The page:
The way I view it is that there is an innate desire for providers to do everything in our power to get a patient better. And there is a vast population of patients who desperately want more than just 15 minutes of your time.
The Future of Psychiatry
This is why I believe that the future of psychiatry is,
- Solo practitioners — who remove the middleman from patient care, so that they can provide the kind of care that inspired us to go into psychiatry in the first place
- Integrative psychiatry — where we use all healing modalities – traditional and complementary – in concert to give our patients the best outcomes
What so many psychiatrists don’t realize is that they can have unlimited career potential, and are able to overcome psychiatry burnout, when they work for themselves instead of for someone else.
Unlimited potential to make a profound impact on their patients’ lives.
To have complete autonomy over their work.
To choose the types of patients they work with, and how much they charge.
To expand their toolbox of treatment modalities beyond just writing a script.
But all of this requires us to step outside of the very system we were all trained to be part of. And that’s not easy – but it IS worth it.
The Role of an Integrative Psychiatrist Entrepreneur
This is a role I’ve been in since graduating residency, and one that has allowed me to offer a level of care to my patients that I’m proud to provide and that truly gets them feeling better faster, while also being completely autonomous in my practice.
But the main reason I love this role is because in an increasingly complex world, the overly simplistic symptom-medication model of traditional psychiatry is one of the most pressing challenges of our field.
Just think about it.
You can take into account all of the biological, psychological, and spiritual factors that affect someone’s mental health, and you can explore all facets of healing to not just treat symptoms, but to alleviate suffering.
Imagine owning your own private practice where you could:
- Offer longer appointment times that are designed for the patients to tell their whole story
- Develop treatment plans that honor patients’ belief systems
- Educate patients that biology isn’t the only contributing factor to mental illness
- Work with your DREAM patients to optimize their lives with nutraceuticals, psychotherapy, mind-body approaches, lifestyle coaching, and many others.
All while having complete autonomy over your work, achieving financial abundance, avoiding psychiatry burnout, and helping your patients truly thrive.
(Yes, it really is possible!)
A New Career Path: The Integrative Psychiatrist Entrepreneur
Most providers stay in broken systems because they feel they have no better options, or don’t have the skill sets or mental frameworks to start a business.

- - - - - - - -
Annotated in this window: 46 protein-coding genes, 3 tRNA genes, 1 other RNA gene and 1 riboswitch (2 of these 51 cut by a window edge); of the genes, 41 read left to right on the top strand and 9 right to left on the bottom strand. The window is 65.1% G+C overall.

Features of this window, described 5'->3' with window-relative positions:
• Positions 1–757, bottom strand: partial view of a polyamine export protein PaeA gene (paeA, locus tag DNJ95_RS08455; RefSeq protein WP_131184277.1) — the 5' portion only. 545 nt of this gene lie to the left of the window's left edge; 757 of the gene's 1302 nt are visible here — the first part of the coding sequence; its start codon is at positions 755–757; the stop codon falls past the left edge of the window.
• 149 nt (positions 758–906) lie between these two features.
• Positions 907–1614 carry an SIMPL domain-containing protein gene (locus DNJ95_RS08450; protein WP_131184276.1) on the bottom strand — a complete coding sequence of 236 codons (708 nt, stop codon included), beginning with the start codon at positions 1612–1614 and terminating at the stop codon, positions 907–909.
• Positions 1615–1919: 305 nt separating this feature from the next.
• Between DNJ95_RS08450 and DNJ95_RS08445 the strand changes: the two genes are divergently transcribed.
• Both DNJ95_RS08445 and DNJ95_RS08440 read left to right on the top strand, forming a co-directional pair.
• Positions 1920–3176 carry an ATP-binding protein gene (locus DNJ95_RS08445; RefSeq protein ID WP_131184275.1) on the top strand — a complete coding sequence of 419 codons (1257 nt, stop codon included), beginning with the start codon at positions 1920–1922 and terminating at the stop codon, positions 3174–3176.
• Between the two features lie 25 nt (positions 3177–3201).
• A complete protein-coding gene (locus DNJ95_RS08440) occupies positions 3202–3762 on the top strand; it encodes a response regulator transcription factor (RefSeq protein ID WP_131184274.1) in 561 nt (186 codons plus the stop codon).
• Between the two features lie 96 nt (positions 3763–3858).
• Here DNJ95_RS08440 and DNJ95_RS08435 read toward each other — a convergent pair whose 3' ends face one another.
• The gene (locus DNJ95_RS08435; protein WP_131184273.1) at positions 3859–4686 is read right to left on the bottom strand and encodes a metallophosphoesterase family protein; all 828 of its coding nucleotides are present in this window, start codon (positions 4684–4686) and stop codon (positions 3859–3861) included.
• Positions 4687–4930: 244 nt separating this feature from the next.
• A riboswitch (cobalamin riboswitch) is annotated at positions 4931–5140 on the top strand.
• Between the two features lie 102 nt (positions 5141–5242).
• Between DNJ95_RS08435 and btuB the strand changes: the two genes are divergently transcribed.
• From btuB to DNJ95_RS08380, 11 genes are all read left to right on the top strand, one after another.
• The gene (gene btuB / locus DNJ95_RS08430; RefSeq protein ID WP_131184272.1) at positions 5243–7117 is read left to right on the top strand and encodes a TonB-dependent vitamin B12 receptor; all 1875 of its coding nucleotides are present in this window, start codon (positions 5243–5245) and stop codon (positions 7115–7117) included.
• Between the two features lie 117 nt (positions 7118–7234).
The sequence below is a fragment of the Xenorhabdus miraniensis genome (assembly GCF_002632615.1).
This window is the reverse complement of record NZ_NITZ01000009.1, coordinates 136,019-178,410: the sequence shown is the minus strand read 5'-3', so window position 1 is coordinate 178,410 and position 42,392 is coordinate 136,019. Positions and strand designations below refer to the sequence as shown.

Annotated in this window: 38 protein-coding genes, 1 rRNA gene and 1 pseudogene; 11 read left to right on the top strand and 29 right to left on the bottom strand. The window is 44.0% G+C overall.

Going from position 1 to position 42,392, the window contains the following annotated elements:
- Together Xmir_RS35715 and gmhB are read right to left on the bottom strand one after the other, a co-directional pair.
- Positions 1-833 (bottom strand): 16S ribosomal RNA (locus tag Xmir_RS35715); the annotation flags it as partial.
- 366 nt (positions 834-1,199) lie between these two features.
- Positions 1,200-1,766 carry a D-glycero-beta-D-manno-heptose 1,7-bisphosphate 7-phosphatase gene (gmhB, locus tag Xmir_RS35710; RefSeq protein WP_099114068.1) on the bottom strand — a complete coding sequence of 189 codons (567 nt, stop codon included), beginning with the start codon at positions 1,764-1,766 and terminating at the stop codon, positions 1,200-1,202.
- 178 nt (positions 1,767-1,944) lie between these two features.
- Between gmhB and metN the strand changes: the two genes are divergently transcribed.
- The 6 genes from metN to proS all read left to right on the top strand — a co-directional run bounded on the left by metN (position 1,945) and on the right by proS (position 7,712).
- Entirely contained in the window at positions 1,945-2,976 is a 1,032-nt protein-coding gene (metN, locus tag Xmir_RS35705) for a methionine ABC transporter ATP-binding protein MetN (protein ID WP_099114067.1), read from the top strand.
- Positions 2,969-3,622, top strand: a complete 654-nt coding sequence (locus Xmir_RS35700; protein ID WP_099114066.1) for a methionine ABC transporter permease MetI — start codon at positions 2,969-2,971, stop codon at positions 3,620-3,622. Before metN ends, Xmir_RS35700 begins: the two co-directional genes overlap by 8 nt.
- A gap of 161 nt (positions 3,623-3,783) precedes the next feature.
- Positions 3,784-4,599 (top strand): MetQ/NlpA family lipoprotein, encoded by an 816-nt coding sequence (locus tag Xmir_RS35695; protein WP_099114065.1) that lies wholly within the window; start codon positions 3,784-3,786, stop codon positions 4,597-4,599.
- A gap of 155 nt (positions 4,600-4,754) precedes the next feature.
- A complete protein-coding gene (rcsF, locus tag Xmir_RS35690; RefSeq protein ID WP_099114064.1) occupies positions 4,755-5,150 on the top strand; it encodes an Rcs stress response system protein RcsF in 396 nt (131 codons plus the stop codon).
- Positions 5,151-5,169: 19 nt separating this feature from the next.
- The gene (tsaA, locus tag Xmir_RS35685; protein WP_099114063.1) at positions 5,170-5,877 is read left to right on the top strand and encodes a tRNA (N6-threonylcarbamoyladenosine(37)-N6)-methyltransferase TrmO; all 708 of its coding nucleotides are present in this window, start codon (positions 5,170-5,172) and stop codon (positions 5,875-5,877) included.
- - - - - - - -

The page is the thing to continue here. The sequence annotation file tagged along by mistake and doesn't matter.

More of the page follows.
We believe that we have to grind, struggle, and “put in our time” until we have enough experience to go out and do it on our own.
We have this limiting belief that we can’t learn on our own and that we must follow a rigid training standard first.
- We need the extra credentials
- We need to do the fellowship
- We need to learn everything that there is to learn before we even consider presenting it to a patient.
But I’m here to change this narrative.
How To Transition Your Career Into Private Practice With Business Experience or Integrative Psychiatry Training
I know this because it’s exactly how I carved my own path to becoming an integrative psychiatrist entrepreneur.
I didn’t do an integrative psychiatry fellowship – I learned integrative psychiatry in real-time with the patients who were sitting in front of me.
I didn’t go to business school, but I did read hundreds of books, invested in training, and hired mentors to learn the ropes.
This is how I learned integrative psychiatry and built my cash-pay private practice, and how I now coach psychiatric providers just like you to do the same thing.
Just like Rajan Dunne, DO
And Kalen Flynn, MD
And hundreds of other psychiatric providers who are part of my mentorship program.
It’s now my role to share this information with you — to show you what’s possible and unlock your potential as a clinician.
Is Private Practice Right For You?
I am always honest about both the pros and the cons of running a private practice, so here are a few:
Cons: Requires a ton of responsibility and organization
- Figuring out scheduling
- Being in charge of billing
- Responding to emails
- Marketing to find your own patients (the system won’t do it for you)
- Coordinating vacation coverage
- No corporate W2 insurance/benefits
The good news is that these are not insurmountable obstacles to figure out, and in my opinion, the pros far outweigh the cons.
Pros: Autonomy to care for patients on your terms and the ability to actually help them:
- Longer appointment times
- Flexibility and autonomy over your schedule
- Freedom to not accept insurance
- Freedom to practice with an evidence-informed approach
- Ability to build meaningful rapport and relationships with your patients
- Higher income working fewer hours (remember the hourly rate exercise from earlier…)
The independence and significance that running my own practice brings into my life makes the tradeoff well worth it.
Unlock Your Career Potential and Leave Psychiatry Burnout Behind
If you feel aligned with this philosophy and vision, then I want to propose a new roadmap to you. One that you’ve probably never seen before.
First, learn integrative psychiatry WHILE building a private practice.
Second, start seeing cash-pay patients on the side while you cut back hours at your insurance-based job.
Third, evolve your career to full time integrative psychiatrist entrepreneur!
You see, this isn’t an all-or-nothing decision. You don’t have to fully quit your job and start from scratch. You also don’t have to dedicate a year to training before you can get started.
Learning, growing, and evolving happens in stages.
If you’re ready to,
- Say goodbye to psychiatry burnout
- Offer a level of care that transforms your patients’ lives
- Have complete autonomy, financial abundance, and joy in your work
- Capitalize on your unique strengths while attracting your DREAM patients who you love working with
- Make MORE MONEY while WORKING LESS hours
Then I invite you to take the first step.
Join My Free Dream Practice School
Ready to ditch the broken healthcare system and unlock your full career potential? Enter your email below to get your exclusive invitation to my new 6-step mini-course and community designed to teach you the fundamentals building your dream private practice.
By the end of the course you will have a crystal clear picture of what it means to be an integrative psychiatrist entrepreneur with your own practice – and how to make it happen. You’ll even get access to some of my protocols!
You can also follow me on Instagram @thepsychiatrymentor, and on YouTube The Integrative Psychiatry Private Practice Hub for more valuable private practice and integrative psychiatry tips and resources.
I hope to connect with you soon!